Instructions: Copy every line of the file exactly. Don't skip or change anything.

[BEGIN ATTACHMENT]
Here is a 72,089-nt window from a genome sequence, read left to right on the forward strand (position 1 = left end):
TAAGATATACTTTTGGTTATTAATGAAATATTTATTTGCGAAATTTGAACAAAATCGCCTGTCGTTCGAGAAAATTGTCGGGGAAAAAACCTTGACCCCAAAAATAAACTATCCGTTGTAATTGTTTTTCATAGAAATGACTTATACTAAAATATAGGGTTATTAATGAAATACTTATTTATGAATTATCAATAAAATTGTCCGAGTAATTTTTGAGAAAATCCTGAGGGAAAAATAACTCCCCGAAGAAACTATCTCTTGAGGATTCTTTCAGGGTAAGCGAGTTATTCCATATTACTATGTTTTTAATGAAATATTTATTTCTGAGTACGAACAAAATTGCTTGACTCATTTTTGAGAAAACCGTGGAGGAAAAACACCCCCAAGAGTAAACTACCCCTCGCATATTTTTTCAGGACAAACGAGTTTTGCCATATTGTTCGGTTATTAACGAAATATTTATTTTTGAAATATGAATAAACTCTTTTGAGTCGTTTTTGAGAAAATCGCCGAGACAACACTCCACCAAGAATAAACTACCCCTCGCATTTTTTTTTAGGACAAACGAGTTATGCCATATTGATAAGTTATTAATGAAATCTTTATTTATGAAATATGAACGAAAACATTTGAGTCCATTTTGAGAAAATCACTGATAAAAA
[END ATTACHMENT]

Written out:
Here is a 72,089-nt window from a genome sequence, read left to right on the forward strand (position 1 = left end):
TAAGATATACTTTTGGTTATTAATGAAATATTTATTTGCGAAATTTGAACAAAATCGCCTGTCGTTCGAGAAAATTGTCGGGGAAAAAACCTTGACCCCAAAAATAAACTATCCGTTGTAATTGTTTTTCATAGAAATGACTTATACTAAAATATAGGGTTATTAATGAAATACTTATTTATGAATTATCAATAAAATTGTCCGAGTAATTTTTGAGAAAATCCTGAGGGAAAAATAACTCCCCGAAGAAACTATCTCTTGAGGATTCTTTCAGGGTAAGCGAGTTATTCCATATTACTATGTTTTTAATGAAATATTTATTTCTGAGTACGAACAAAATTGCTTGACTCATTTTTGAGAAAACCGTGGAGGAAAAACACCCCCAAGAGTAAACTACCCCTCGCATATTTTTTCAGGACAAACGAGTTTTGCCATATTGTTCGGTTATTAACGAAATATTTATTTTTGAAATATGAATAAACTCTTTTGAGTCGTTTTTGAGAAAATCGCCGAGACAACACTCCACCAAGAATAAACTACCCCTCGCATTTTTTTTTAGGACAAACGAGTTATGCCATATTGATAAGTTATTAATGAAATCTTTATTTATGAAATATGAACGAAAACATTTGAGTCCATTTTGAGAAAATCACTGATAAAAA